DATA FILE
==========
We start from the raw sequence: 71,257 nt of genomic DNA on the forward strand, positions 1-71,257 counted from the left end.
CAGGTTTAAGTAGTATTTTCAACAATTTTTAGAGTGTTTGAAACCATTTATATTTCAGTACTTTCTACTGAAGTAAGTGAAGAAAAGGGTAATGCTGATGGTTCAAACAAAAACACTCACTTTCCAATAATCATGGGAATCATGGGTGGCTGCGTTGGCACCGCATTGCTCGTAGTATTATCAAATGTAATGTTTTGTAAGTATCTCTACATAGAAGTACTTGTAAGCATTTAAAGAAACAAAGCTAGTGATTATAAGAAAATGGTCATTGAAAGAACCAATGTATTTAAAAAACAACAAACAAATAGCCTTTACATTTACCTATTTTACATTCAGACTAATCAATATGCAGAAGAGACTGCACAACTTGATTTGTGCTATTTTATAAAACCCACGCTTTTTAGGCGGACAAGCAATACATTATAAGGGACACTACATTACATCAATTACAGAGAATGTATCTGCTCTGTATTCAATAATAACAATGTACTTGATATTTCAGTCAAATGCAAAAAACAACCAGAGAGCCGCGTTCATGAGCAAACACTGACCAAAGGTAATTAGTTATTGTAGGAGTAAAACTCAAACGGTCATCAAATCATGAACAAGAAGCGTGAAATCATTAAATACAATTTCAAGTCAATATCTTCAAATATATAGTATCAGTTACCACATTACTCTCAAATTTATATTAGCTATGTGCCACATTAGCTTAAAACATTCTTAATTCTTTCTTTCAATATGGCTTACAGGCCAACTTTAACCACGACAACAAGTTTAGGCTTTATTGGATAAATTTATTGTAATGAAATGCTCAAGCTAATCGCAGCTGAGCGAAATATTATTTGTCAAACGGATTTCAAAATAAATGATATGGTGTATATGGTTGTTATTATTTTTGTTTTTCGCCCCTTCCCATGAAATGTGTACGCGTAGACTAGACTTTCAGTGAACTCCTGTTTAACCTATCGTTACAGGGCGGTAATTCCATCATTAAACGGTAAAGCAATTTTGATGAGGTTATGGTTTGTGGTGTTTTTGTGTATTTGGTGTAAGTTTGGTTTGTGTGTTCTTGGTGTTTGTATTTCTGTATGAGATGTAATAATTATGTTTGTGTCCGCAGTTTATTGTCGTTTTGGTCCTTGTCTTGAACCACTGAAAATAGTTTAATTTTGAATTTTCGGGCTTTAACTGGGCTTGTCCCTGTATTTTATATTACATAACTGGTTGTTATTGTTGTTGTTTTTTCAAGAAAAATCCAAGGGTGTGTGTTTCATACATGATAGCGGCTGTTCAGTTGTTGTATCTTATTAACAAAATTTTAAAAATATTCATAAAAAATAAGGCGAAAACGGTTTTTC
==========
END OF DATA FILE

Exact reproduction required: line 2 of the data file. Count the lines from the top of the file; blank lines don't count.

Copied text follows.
CAGGTTTAAGTAGTATTTTCAACAATTTTTAGAGTGTTTGAAACCATTTATATTTCAGTACTTTCTACTGAAGTAAGTGAAGAAAAGGGTAATGCTGATGGTTCAAACAAAAACACTCACTTTCCAATAATCATGGGAATCATGGGTGGCTGCGTTGGCACCGCATTGCTCGTAGTATTATCAAATGTAATGTTTTGTAAGTATCTCTACATAGAAGTACTTGTAAGCATTTAAAGAAACAAAGCTAGTGATTATAAGAAAATGGTCATTGAAAGAACCAATGTATTTAAAAAACAACAAACAAATAGCCTTTACATTTACCTATTTTACATTCAGACTAATCAATATGCAGAAGAGACTGCACAACTTGATTTGTGCTATTTTATAAAACCCACGCTTTTTAGGCGGACAAGCAATACATTATAAGGGACACTACATTACATCAATTACAGAGAATGTATCTGCTCTGTATTCAATAATAACAATGTACTTGATATTTCAGTCAAATGCAAAAAACAACCAGAGAGCCGCGTTCATGAGCAAACACTGACCAAAGGTAATTAGTTATTGTAGGAGTAAAACTCAAACGGTCATCAAATCATGAACAAGAAGCGTGAAATCATTAAATACAATTTCAAGTCAATATCTTCAAATATATAGTATCAGTTACCACATTACTCTCAAATTTATATTAGCTATGTGCCACATTAGCTTAAAACATTCTTAATTCTTTCTTTCAATATGGCTTACAGGCCAACTTTAACCACGACAACAAGTTTAGGCTTTATTGGATAAATTTATTGTAATGAAATGCTCAAGCTAATCGCAGCTGAGCGAAATATTATTTGTCAAACGGATTTCAAAATAAATGATATGGTGTATATGGTTGTTATTATTTTTGTTTTTCGCCCCTTCCCATGAAATGTGTACGCGTAGACTAGACTTTCAGTGAACTCCTGTTTAACCTATCGTTACAGGGCGGTAATTCCATCATTAAACGGTAAAGCAATTTTGATGAGGTTATGGTTTGTGGTGTTTTTGTGTATTTGGTGTAAGTTTGGTTTGTGTGTTCTTGGTGTTTGTATTTCTGTATGAGATGTAATAATTATGTTTGTGTCCGCAGTTTATTGTCGTTTTGGTCCTTGTCTTGAACCACTGAAAATAGTTTAATTTTGAATTTTCGGGCTTTAACTGGGCTTGTCCCTGTATTTTATATTACATAACTGGTTGTTATTGTTGTTGTTTTTTCAAGAAAAATCCAAGGGTGTGTGTTTCATACATGATAGCGGCTGTTCAGTTGTTGTATCTTATTAACAAAATTTTAAAAATATTCATAAAAAATAAGGCGAAAACGGTTTTTC